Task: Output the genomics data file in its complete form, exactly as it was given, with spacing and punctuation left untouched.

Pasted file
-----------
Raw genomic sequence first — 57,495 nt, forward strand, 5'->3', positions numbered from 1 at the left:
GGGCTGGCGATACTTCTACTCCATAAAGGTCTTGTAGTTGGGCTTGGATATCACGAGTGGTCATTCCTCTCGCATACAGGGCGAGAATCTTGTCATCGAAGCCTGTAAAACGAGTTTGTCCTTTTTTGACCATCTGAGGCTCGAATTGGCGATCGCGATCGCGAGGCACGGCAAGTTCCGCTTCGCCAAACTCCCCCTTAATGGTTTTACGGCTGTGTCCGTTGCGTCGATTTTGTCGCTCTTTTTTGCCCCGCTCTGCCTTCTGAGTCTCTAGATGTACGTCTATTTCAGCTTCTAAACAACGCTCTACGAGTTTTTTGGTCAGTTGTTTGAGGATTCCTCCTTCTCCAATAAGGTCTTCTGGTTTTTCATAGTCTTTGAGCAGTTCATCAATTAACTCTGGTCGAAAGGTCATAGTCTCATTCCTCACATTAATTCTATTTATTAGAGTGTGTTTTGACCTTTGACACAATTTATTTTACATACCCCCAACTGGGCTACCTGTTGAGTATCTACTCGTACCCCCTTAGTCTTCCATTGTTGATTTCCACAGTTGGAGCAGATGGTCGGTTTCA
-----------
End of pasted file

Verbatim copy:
Raw genomic sequence first — 57,495 nt, forward strand, 5'->3', positions numbered from 1 at the left:
GGGCTGGCGATACTTCTACTCCATAAAGGTCTTGTAGTTGGGCTTGGATATCACGAGTGGTCATTCCTCTCGCATACAGGGCGAGAATCTTGTCATCGAAGCCTGTAAAACGAGTTTGTCCTTTTTTGACCATCTGAGGCTCGAATTGGCGATCGCGATCGCGAGGCACGGCAAGTTCCGCTTCGCCAAACTCCCCCTTAATGGTTTTACGGCTGTGTCCGTTGCGTCGATTTTGTCGCTCTTTTTTGCCCCGCTCTGCCTTCTGAGTCTCTAGATGTACGTCTATTTCAGCTTCTAAACAACGCTCTACGAGTTTTTTGGTCAGTTGTTTGAGGATTCCTCCTTCTCCAATAAGGTCTTCTGGTTTTTCATAGTCTTTGAGCAGTTCATCAATTAACTCTGGTCGAAAGGTCATAGTCTCATTCCTCACATTAATTCTATTTATTAGAGTGTGTTTTGACCTTTGACACAATTTATTTTACATACCCCCAACTGGGCTACCTGTTGAGTATCTACTCGTACCCCCTTAGTCTTCCATTGTTGATTTCCACAGTTGGAGCAGATGGTCGGTTTCA